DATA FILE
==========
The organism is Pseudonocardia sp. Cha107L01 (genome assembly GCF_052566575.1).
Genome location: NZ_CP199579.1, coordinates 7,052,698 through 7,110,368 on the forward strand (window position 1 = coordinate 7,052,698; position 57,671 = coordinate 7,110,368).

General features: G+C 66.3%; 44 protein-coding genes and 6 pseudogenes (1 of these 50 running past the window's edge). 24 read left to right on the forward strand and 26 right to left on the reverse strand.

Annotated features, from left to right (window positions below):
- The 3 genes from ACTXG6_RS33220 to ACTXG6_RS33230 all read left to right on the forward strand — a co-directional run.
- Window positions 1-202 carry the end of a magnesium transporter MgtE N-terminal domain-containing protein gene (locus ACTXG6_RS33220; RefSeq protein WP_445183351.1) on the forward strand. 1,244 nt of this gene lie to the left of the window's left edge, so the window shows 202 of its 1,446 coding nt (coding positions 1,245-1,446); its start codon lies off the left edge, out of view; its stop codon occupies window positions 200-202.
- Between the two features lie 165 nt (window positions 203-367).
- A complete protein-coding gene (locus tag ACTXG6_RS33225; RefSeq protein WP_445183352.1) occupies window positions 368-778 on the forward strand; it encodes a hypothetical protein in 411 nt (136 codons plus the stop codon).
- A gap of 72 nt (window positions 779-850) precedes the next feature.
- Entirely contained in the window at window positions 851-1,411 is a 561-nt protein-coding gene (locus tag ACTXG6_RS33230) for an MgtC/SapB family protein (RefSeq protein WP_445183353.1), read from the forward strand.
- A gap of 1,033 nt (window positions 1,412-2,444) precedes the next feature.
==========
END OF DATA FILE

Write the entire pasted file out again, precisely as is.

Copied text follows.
The organism is Pseudonocardia sp. Cha107L01 (genome assembly GCF_052566575.1).
Genome location: NZ_CP199579.1, coordinates 7,052,698 through 7,110,368 on the forward strand (window position 1 = coordinate 7,052,698; position 57,671 = coordinate 7,110,368).

General features: G+C 66.3%; 44 protein-coding genes and 6 pseudogenes (1 of these 50 running past the window's edge). 24 read left to right on the forward strand and 26 right to left on the reverse strand.

Annotated features, from left to right (window positions below):
- The 3 genes from ACTXG6_RS33220 to ACTXG6_RS33230 all read left to right on the forward strand — a co-directional run.
- Window positions 1-202 carry the end of a magnesium transporter MgtE N-terminal domain-containing protein gene (locus ACTXG6_RS33220; RefSeq protein WP_445183351.1) on the forward strand. 1,244 nt of this gene lie to the left of the window's left edge, so the window shows 202 of its 1,446 coding nt (coding positions 1,245-1,446); its start codon lies off the left edge, out of view; its stop codon occupies window positions 200-202.
- Between the two features lie 165 nt (window positions 203-367).
- A complete protein-coding gene (locus tag ACTXG6_RS33225; RefSeq protein WP_445183352.1) occupies window positions 368-778 on the forward strand; it encodes a hypothetical protein in 411 nt (136 codons plus the stop codon).
- A gap of 72 nt (window positions 779-850) precedes the next feature.
- Entirely contained in the window at window positions 851-1,411 is a 561-nt protein-coding gene (locus tag ACTXG6_RS33230) for an MgtC/SapB family protein (RefSeq protein WP_445183353.1), read from the forward strand.
- A gap of 1,033 nt (window positions 1,412-2,444) precedes the next feature.